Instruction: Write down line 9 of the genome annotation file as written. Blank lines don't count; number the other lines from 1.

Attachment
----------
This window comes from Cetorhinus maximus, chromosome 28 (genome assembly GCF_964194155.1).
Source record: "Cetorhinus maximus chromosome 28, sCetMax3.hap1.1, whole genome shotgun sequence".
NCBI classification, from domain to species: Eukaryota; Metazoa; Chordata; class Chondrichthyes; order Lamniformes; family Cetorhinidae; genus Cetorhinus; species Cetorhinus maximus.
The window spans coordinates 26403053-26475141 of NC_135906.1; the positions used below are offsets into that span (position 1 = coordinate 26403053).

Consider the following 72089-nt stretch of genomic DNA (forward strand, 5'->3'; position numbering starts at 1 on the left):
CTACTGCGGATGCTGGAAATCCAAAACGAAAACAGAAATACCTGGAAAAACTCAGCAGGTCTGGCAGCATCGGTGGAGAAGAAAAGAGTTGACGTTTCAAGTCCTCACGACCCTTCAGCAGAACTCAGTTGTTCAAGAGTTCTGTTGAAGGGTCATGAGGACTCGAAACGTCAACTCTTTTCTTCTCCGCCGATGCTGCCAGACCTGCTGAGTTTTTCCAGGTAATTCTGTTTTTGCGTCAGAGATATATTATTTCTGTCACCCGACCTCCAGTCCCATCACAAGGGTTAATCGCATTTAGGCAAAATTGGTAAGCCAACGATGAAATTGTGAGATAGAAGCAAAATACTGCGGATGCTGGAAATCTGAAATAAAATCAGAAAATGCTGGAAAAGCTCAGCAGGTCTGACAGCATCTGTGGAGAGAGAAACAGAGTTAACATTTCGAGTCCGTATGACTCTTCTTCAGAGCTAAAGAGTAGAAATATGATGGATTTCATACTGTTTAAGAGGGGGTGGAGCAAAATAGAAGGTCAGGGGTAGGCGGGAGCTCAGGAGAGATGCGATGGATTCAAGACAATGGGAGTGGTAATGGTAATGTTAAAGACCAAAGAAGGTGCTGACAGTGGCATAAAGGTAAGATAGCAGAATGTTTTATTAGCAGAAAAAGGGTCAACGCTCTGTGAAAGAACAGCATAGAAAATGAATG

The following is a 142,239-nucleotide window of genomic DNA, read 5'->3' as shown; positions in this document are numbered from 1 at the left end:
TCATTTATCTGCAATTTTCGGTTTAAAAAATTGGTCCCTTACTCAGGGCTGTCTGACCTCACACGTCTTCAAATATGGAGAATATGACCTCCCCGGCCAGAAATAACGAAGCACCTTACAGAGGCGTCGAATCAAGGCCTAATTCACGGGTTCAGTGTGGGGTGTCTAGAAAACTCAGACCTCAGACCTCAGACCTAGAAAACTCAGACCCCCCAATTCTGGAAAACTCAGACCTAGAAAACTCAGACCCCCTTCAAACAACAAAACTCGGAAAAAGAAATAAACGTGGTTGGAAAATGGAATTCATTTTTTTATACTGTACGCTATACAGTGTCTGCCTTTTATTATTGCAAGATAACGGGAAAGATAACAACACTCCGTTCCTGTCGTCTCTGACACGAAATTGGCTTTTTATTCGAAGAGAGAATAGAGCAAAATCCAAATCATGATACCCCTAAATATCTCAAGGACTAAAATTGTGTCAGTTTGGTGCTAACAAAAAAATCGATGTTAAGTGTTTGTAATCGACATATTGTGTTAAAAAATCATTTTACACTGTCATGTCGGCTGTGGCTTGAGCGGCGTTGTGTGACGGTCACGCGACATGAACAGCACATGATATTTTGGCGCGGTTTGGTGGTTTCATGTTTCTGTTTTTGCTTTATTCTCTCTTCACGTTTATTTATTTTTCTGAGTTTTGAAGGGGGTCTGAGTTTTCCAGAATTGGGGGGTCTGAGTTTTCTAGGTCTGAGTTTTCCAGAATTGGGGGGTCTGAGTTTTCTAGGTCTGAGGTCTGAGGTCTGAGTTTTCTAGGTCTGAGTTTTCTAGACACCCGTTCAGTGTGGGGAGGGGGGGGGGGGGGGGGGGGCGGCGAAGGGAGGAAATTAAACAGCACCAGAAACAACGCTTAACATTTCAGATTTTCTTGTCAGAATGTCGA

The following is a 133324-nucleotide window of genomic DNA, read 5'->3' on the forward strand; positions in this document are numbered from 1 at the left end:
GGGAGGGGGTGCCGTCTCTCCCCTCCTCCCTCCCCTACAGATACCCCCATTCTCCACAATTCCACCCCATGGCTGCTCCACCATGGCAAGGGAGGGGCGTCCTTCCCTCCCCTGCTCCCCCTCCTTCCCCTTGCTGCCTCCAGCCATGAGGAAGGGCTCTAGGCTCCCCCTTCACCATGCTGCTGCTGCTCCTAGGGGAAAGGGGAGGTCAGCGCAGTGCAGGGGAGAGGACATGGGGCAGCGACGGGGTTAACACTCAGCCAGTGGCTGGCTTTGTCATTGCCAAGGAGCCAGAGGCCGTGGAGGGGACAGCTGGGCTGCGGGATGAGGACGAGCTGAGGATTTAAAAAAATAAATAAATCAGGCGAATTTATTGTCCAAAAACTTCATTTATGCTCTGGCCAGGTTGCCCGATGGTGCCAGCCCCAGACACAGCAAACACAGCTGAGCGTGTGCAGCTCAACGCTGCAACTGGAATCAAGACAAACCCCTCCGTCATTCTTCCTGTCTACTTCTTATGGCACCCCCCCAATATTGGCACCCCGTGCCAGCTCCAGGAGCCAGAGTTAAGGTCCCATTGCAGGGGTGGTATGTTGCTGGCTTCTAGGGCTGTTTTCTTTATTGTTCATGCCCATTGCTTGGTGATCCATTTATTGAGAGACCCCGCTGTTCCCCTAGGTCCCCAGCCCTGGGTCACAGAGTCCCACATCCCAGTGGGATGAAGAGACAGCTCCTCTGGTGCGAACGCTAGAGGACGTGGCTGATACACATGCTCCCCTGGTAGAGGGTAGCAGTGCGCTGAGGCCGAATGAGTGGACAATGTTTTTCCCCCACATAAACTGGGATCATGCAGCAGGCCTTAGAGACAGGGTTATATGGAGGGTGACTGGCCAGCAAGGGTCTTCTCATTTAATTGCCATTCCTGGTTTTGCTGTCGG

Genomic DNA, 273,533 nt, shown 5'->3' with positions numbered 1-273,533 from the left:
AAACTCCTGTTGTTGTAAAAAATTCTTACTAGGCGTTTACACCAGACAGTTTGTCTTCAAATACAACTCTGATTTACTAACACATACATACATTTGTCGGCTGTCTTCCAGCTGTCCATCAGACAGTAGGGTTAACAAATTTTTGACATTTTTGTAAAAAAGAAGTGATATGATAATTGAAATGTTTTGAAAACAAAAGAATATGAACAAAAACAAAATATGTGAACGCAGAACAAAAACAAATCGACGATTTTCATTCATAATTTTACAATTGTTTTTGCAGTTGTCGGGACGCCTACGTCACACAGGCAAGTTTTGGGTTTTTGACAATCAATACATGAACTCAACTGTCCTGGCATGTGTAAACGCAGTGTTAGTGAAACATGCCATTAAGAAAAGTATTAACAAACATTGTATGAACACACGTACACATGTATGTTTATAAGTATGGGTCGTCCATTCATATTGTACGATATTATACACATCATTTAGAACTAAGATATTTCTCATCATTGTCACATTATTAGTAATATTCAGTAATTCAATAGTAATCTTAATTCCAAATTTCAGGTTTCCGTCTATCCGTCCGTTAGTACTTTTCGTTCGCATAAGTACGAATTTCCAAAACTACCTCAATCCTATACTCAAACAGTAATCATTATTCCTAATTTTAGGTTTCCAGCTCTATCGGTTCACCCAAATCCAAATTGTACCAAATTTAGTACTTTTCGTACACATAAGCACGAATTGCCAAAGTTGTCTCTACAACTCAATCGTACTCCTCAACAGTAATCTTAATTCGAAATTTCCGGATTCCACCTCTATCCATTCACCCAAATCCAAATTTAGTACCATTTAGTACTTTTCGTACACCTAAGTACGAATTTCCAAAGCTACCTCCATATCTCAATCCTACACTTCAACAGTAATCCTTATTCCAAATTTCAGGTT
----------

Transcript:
The following is a 133324-nucleotide window of genomic DNA, read 5'->3' on the forward strand; positions in this document are numbered from 1 at the left end: